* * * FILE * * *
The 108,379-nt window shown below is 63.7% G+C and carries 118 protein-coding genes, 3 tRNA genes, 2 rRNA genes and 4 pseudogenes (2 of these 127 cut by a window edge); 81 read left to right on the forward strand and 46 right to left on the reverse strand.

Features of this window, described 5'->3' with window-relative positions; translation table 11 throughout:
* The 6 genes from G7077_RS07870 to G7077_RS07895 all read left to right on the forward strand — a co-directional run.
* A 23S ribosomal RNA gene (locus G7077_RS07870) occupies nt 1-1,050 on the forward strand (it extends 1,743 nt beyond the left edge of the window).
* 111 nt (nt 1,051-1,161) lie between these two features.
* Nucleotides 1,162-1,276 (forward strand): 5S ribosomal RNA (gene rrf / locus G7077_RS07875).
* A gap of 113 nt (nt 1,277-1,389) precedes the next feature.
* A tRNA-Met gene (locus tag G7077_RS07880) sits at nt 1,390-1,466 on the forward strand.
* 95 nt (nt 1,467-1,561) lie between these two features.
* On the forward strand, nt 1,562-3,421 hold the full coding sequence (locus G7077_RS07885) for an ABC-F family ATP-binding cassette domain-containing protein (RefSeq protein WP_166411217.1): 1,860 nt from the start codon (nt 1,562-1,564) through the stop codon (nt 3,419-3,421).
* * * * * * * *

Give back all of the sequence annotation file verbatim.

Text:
The 108,379-nt window shown below is 63.7% G+C and carries 118 protein-coding genes, 3 tRNA genes, 2 rRNA genes and 4 pseudogenes (2 of these 127 cut by a window edge); 81 read left to right on the forward strand and 46 right to left on the reverse strand.

Features of this window, described 5'->3' with window-relative positions; translation table 11 throughout:
* The 6 genes from G7077_RS07870 to G7077_RS07895 all read left to right on the forward strand — a co-directional run.
* A 23S ribosomal RNA gene (locus G7077_RS07870) occupies nt 1-1,050 on the forward strand (it extends 1,743 nt beyond the left edge of the window).
* 111 nt (nt 1,051-1,161) lie between these two features.
* Nucleotides 1,162-1,276 (forward strand): 5S ribosomal RNA (gene rrf / locus G7077_RS07875).
* A gap of 113 nt (nt 1,277-1,389) precedes the next feature.
* A tRNA-Met gene (locus tag G7077_RS07880) sits at nt 1,390-1,466 on the forward strand.
* 95 nt (nt 1,467-1,561) lie between these two features.
* On the forward strand, nt 1,562-3,421 hold the full coding sequence (locus G7077_RS07885) for an ABC-F family ATP-binding cassette domain-containing protein (RefSeq protein WP_166411217.1): 1,860 nt from the start codon (nt 1,562-1,564) through the stop codon (nt 3,419-3,421).